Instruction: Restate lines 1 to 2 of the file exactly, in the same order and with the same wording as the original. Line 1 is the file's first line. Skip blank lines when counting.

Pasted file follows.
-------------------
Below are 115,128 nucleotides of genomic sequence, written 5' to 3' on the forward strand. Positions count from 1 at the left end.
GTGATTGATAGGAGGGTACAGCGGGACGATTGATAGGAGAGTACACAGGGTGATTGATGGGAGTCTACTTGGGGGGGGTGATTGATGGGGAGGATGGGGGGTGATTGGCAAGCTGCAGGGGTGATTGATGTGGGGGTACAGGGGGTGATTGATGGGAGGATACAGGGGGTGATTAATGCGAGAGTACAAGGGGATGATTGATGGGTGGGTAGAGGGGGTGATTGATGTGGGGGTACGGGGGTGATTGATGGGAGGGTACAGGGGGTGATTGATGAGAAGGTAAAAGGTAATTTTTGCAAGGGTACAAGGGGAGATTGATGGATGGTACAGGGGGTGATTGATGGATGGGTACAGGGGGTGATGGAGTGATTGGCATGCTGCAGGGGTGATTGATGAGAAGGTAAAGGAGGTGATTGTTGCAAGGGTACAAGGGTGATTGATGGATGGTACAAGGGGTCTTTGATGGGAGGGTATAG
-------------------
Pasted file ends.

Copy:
Below are 115,128 nucleotides of genomic sequence, written 5' to 3' on the forward strand. Positions count from 1 at the left end.
GTGATTGATAGGAGGGTACAGCGGGACGATTGATAGGAGAGTACACAGGGTGATTGATGGGAGTCTACTTGGGGGGGGTGATTGATGGGGAGGATGGGGGGTGATTGGCAAGCTGCAGGGGTGATTGATGTGGGGGTACAGGGGGTGATTGATGGGAGGATACAGGGGGTGATTAATGCGAGAGTACAAGGGGATGATTGATGGGTGGGTAGAGGGGGTGATTGATGTGGGGGTACGGGGGTGATTGATGGGAGGGTACAGGGGGTGATTGATGAGAAGGTAAAAGGTAATTTTTGCAAGGGTACAAGGGGAGATTGATGGATGGTACAGGGGGTGATTGATGGATGGGTACAGGGGGTGATGGAGTGATTGGCATGCTGCAGGGGTGATTGATGAGAAGGTAAAGGAGGTGATTGTTGCAAGGGTACAAGGGTGATTGATGGATGGTACAAGGGGTCTTTGATGGGAGGGTATAG